From Hunter to Hunted

In his quest to free slaves around the world, Aaron Cohen thought hed seen it all. Then he went to Myanmar

In the meantime, Cohen has arranged manicures and massages for the women. "I told them I'd take them to the beach today, but they wanted to go to a swimming pool instead," he laughs, sounding genuinely happy.

But when I ask how he's doing, he stops, as though he hadn't considered that. "I carry a load of grief in my heart," he starts. "There are so many faces in my mind."

One of those faces belongs to Kao, the Shan soldier who lost his leg. "Ah, yeah, we're trying to get him a prosthetic limb from the Global Angels charity through Paul McCartney," he says. "I haven't stopped thinking about him."

Click photo to go to slideshow.
Click photo to go to slideshow.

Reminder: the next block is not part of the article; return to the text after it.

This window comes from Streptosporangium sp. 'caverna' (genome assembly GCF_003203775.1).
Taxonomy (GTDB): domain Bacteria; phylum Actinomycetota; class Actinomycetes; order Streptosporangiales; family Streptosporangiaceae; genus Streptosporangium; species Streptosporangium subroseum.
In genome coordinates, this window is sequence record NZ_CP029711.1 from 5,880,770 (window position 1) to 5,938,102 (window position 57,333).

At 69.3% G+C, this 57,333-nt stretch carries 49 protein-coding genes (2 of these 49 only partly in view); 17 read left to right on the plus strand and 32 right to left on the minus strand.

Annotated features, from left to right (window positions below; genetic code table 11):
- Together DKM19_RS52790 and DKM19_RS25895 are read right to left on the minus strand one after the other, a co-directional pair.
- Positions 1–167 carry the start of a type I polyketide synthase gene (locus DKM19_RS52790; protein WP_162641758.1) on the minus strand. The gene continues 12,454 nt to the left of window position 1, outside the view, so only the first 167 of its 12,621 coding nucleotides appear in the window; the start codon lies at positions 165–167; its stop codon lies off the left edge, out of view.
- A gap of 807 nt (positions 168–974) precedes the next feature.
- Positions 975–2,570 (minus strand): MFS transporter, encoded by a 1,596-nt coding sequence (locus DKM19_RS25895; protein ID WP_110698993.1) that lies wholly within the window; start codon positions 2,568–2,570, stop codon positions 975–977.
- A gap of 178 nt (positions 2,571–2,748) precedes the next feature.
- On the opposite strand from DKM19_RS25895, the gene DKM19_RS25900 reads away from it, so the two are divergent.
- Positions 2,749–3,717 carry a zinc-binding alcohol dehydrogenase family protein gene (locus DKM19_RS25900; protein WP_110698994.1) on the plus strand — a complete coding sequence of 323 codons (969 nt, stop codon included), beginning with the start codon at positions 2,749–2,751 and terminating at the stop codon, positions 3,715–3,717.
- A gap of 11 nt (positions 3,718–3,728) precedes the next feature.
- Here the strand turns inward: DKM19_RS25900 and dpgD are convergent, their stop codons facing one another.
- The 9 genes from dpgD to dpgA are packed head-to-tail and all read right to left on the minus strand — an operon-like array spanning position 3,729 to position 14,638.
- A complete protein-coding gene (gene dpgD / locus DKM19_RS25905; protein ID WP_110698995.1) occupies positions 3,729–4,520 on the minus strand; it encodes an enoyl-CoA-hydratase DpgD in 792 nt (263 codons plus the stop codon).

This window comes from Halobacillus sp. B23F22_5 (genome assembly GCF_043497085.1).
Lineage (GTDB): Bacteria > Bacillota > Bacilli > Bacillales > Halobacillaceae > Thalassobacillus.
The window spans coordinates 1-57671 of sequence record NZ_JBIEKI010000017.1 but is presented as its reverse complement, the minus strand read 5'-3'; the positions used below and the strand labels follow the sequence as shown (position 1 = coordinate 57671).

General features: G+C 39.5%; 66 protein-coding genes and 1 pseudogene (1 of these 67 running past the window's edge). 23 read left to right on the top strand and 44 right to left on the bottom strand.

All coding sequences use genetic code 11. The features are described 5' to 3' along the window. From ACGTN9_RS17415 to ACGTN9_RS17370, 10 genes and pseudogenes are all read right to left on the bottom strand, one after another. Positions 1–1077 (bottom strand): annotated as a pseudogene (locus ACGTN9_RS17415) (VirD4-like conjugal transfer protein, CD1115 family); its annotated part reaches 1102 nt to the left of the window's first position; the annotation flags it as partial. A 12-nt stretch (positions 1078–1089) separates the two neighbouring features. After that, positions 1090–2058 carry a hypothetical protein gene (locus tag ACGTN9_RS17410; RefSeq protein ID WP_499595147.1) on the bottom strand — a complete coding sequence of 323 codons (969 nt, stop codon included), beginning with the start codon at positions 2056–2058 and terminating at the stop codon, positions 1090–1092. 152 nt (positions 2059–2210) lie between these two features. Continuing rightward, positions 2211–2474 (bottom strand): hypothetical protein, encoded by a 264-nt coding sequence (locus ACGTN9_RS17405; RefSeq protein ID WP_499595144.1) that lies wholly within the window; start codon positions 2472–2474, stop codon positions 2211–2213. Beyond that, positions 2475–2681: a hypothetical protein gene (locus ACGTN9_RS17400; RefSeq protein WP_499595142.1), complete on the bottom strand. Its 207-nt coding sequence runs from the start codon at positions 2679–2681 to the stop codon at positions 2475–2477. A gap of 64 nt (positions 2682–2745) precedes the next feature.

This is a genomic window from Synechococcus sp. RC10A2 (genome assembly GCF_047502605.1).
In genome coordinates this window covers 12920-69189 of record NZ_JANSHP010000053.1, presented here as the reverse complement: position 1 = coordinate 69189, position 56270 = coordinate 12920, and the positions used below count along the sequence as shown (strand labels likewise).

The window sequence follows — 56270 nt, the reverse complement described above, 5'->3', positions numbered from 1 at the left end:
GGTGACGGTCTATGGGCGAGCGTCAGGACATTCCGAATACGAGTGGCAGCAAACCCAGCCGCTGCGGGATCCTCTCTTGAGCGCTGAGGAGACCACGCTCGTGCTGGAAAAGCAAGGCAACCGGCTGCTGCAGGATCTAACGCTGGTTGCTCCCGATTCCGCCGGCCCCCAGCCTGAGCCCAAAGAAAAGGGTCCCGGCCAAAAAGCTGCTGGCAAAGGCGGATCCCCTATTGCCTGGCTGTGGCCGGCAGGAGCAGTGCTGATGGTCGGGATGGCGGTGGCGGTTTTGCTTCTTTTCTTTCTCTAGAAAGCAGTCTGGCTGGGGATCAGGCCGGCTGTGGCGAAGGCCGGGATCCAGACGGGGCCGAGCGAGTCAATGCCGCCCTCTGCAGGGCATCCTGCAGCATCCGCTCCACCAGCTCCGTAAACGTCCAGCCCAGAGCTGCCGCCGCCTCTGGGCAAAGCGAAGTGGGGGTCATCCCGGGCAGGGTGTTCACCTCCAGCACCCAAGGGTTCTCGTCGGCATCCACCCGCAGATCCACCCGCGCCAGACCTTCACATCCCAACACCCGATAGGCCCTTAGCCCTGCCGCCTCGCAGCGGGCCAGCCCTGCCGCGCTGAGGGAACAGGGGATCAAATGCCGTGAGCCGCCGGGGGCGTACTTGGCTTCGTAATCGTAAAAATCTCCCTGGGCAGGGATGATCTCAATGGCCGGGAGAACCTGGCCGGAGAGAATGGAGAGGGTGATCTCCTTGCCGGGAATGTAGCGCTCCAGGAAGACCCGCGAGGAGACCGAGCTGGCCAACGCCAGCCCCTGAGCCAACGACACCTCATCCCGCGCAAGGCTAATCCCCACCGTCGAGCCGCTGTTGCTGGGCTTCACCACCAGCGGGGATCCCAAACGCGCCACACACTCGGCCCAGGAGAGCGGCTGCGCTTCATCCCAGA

I tell Cohen that maybe he should take a break, get away somewhere low-key, like Thailand, or, okay, not Thailand, how about Canada? There aren't that many people enslaved in Canada, are there? He laughs. I'm sure he's probably fun to hang out with once you get off this topic. If you can get off this topic.

He tells me that he's just a suitcase-packing away from being ready to leave. But he's not likely to go to a beach somewhere and just lie there, oblivious. Those faces, those voices of Aaron Cohen's—you don't just switch them off.

"I'll be on the move again soon," he promises.

To view a slideshow of Aaron Cohen's photos, click here.

For Michele A. Clark's take on Aaron Cohen and his "night-frighting" techniques, read Christine Buckley's "Breaking Into Brothels."

Toll-free number to report human trafficking: 1-888-373-7888.

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